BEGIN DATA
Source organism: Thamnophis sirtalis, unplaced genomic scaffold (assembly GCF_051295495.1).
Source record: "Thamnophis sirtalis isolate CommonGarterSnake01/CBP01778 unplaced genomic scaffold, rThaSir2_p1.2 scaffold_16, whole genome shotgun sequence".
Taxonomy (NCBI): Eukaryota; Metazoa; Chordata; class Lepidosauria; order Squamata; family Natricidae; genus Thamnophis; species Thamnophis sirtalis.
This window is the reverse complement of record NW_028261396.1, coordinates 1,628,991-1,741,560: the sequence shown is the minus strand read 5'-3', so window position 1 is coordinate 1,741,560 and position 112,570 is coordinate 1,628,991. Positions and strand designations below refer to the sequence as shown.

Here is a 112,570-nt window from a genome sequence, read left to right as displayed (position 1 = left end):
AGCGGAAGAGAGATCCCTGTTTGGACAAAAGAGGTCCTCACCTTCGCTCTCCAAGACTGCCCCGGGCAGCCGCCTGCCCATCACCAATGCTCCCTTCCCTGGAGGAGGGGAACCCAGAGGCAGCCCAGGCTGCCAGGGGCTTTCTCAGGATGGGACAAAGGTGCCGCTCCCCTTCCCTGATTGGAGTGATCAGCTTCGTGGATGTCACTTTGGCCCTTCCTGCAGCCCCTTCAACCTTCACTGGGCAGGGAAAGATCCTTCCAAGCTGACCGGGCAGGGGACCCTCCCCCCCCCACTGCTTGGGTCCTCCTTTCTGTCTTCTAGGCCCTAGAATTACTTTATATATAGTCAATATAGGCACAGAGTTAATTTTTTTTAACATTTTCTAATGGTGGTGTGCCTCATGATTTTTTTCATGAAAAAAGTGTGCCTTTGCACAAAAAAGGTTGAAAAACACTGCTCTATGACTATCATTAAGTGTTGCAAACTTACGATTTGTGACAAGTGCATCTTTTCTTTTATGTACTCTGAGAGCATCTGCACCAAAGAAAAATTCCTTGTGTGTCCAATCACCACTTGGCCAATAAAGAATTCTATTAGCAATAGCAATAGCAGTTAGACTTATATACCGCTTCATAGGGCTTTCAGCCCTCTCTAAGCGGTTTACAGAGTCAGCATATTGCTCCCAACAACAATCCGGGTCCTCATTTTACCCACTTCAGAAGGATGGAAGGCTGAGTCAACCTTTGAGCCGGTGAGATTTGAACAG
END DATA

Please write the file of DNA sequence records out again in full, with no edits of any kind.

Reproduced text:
Source organism: Thamnophis sirtalis, unplaced genomic scaffold (assembly GCF_051295495.1).
Source record: "Thamnophis sirtalis isolate CommonGarterSnake01/CBP01778 unplaced genomic scaffold, rThaSir2_p1.2 scaffold_16, whole genome shotgun sequence".
Taxonomy (NCBI): Eukaryota; Metazoa; Chordata; class Lepidosauria; order Squamata; family Natricidae; genus Thamnophis; species Thamnophis sirtalis.
This window is the reverse complement of record NW_028261396.1, coordinates 1,628,991-1,741,560: the sequence shown is the minus strand read 5'-3', so window position 1 is coordinate 1,741,560 and position 112,570 is coordinate 1,628,991. Positions and strand designations below refer to the sequence as shown.

Here is a 112,570-nt window from a genome sequence, read left to right as displayed (position 1 = left end):
AGCGGAAGAGAGATCCCTGTTTGGACAAAAGAGGTCCTCACCTTCGCTCTCCAAGACTGCCCCGGGCAGCCGCCTGCCCATCACCAATGCTCCCTTCCCTGGAGGAGGGGAACCCAGAGGCAGCCCAGGCTGCCAGGGGCTTTCTCAGGATGGGACAAAGGTGCCGCTCCCCTTCCCTGATTGGAGTGATCAGCTTCGTGGATGTCACTTTGGCCCTTCCTGCAGCCCCTTCAACCTTCACTGGGCAGGGAAAGATCCTTCCAAGCTGACCGGGCAGGGGACCCTCCCCCCCCCACTGCTTGGGTCCTCCTTTCTGTCTTCTAGGCCCTAGAATTACTTTATATATAGTCAATATAGGCACAGAGTTAATTTTTTTTAACATTTTCTAATGGTGGTGTGCCTCATGATTTTTTTCATGAAAAAAGTGTGCCTTTGCACAAAAAAGGTTGAAAAACACTGCTCTATGACTATCATTAAGTGTTGCAAACTTACGATTTGTGACAAGTGCATCTTTTCTTTTATGTACTCTGAGAGCATCTGCACCAAAGAAAAATTCCTTGTGTGTCCAATCACCACTTGGCCAATAAAGAATTCTATTAGCAATAGCAATAGCAGTTAGACTTATATACCGCTTCATAGGGCTTTCAGCCCTCTCTAAGCGGTTTACAGAGTCAGCATATTGCTCCCAACAACAATCCGGGTCCTCATTTTACCCACTTCAGAAGGATGGAAGGCTGAGTCAACCTTTGAGCCGGTGAGATTTGAACAG